So now Labour should be a party of integration in the twenty-first century too.
The EU referendum illuminated pre-existing divides – across regions and social classes, across the generations, perhaps above all between those with degrees and those without them. It is important to insist that parties which want to govern the country to show that they can bridge the polarisation between the towns and cities.
The key challenge of our age for the major western democracies can be put simply: we are going to be living in multi-ethnic and multi-faith societies. The question is whether and how they will make a success of it. It is not just electoral calculation, but social democratic values too, depend on rejecting the idea that political parties must choose whether to articulate minority or majority interests.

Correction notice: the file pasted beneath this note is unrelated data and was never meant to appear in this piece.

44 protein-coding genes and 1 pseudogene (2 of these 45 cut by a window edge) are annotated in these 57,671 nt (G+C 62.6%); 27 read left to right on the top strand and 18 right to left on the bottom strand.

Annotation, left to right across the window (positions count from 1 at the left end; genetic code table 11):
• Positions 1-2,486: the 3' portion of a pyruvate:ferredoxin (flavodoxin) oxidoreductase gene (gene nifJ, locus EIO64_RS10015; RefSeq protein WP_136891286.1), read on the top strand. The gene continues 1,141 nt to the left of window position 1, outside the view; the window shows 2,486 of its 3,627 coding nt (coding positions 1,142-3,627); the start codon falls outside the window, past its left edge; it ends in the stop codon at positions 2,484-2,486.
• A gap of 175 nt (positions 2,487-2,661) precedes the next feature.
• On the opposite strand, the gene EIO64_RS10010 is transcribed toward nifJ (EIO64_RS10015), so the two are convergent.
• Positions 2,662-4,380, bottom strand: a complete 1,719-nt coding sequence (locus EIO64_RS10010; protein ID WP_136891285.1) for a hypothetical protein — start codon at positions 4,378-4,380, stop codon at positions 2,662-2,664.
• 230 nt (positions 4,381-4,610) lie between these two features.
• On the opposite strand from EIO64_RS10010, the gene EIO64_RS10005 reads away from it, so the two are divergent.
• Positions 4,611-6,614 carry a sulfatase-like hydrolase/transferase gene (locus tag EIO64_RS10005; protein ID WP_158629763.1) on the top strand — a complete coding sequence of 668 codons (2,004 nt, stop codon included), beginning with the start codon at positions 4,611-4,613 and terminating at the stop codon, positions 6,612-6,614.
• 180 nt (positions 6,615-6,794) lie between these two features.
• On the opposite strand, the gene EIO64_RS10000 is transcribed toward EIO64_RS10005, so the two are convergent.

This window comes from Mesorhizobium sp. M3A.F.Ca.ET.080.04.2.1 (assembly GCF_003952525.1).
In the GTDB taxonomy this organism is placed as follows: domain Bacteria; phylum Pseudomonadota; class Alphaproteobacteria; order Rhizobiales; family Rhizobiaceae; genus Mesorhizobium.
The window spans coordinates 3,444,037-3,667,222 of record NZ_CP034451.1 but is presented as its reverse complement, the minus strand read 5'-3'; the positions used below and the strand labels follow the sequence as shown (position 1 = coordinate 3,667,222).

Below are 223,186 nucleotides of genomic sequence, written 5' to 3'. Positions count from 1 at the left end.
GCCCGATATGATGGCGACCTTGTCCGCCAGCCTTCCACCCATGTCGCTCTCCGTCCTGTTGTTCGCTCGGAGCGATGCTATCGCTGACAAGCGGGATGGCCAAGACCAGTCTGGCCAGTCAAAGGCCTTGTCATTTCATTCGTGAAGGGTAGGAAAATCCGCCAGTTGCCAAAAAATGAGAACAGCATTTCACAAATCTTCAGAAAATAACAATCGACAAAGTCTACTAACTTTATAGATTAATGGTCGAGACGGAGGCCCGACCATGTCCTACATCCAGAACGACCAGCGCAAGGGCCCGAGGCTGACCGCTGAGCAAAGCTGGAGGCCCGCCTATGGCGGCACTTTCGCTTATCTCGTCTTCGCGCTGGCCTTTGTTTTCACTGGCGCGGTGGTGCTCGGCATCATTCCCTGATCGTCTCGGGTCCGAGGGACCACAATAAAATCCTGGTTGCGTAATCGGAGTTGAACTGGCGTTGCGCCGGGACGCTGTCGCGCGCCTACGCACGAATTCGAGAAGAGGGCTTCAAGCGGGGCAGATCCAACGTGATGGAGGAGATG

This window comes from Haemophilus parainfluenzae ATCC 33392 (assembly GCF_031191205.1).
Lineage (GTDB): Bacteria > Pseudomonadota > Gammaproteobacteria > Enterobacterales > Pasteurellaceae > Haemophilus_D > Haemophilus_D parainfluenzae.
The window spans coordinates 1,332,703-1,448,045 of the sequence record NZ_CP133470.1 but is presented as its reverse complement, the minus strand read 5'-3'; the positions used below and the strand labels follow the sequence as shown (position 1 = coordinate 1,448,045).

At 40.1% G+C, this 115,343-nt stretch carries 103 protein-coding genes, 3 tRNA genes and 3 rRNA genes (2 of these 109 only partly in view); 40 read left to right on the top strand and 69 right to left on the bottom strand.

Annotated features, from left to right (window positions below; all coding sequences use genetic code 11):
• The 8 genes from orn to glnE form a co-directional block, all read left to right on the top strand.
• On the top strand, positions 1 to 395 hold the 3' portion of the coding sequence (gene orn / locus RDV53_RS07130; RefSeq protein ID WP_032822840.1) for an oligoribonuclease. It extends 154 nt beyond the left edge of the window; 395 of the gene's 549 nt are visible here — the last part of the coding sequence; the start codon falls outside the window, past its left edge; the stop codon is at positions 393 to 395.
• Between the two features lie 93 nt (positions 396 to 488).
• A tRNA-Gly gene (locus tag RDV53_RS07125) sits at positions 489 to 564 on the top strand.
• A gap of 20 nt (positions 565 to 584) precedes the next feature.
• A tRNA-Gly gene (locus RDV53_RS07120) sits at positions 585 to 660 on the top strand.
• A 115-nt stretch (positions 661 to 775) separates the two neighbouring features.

The left understood that identity mattered to minorities – but has struggled to understand that it will matter to majorities too.
The best answer to the backlash politics of mutual grievances – embodied by the United States Polariser-in-Chief Donald Trump – is to underpin an equal and common citizenship by forging shared identities, which transcend a sense of ‘them and us’ between incomers and the societies they join.
Crucially, the Young Fabian pamphlet recognises that forging confident and inclusive civic identities, shared across the societies that we have become, will require public engagement and ownership.
How to strike the balance of shared identity in a liberal society is not straightforward: it will take sustained democratic dialogue of the type this pamphlet seeks to spark.
A successful left in this age of identity needs to understand the importance of common citizenship and shared identity in helping to build the solidarity that makes social justice possible.
This post is an extract from the Young Fabians report A Nation Divided, which is available to download here.
Sunder Katwala is the director of British Future.